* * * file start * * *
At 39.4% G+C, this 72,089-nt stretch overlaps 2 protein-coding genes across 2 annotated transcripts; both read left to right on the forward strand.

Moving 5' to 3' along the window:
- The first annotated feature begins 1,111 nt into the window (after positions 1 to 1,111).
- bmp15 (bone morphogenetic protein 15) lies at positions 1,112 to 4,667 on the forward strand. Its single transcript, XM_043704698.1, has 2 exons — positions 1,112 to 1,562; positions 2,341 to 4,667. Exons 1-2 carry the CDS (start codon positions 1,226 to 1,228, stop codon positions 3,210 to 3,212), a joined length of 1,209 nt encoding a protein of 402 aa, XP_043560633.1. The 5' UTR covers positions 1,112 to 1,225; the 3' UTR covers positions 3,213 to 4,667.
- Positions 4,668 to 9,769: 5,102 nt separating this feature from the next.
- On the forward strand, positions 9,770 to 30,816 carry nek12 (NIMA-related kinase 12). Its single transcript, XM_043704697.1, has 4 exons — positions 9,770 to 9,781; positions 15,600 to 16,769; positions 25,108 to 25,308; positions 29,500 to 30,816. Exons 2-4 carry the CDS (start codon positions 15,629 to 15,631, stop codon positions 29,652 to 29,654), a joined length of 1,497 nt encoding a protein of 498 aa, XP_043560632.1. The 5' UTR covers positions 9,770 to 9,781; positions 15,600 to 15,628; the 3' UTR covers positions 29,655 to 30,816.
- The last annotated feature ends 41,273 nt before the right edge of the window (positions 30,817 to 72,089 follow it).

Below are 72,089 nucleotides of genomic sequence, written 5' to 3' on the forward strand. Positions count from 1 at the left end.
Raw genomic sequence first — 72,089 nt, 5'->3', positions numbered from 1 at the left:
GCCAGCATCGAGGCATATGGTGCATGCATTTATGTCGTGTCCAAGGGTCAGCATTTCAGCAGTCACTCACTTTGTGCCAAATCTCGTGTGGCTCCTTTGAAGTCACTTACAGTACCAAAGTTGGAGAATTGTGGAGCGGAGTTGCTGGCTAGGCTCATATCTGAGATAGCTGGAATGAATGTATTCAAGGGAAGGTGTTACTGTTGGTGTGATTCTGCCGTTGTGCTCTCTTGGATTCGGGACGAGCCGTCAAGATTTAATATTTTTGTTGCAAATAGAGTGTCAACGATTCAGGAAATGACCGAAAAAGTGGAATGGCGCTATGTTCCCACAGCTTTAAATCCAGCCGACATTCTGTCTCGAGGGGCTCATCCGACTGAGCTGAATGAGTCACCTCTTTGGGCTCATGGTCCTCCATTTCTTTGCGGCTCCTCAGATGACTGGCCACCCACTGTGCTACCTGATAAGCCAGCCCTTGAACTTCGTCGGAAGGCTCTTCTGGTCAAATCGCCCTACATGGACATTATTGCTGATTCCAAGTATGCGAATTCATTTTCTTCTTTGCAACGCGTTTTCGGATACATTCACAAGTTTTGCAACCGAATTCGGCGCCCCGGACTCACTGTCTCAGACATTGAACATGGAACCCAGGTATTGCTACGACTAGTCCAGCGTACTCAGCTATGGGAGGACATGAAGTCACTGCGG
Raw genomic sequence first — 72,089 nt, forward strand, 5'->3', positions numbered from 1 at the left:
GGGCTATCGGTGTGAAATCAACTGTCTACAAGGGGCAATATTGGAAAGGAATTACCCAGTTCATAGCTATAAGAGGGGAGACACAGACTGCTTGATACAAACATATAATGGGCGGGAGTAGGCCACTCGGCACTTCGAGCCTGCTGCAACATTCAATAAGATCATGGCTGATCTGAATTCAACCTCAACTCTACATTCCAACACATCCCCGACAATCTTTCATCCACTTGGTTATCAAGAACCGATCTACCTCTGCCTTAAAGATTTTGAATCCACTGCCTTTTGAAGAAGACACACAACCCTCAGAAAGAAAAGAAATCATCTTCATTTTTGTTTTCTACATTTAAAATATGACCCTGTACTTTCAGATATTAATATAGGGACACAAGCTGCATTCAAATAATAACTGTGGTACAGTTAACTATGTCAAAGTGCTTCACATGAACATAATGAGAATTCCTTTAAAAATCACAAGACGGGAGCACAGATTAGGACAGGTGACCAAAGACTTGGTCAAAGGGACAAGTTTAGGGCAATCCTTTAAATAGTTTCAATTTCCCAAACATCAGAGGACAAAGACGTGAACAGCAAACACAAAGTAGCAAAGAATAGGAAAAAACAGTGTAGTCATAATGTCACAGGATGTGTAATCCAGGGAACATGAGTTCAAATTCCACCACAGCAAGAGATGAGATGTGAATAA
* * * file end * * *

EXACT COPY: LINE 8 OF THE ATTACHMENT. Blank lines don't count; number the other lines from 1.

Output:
Below are 72,089 nucleotides of genomic sequence, written 5' to 3' on the forward strand. Positions count from 1 at the left end.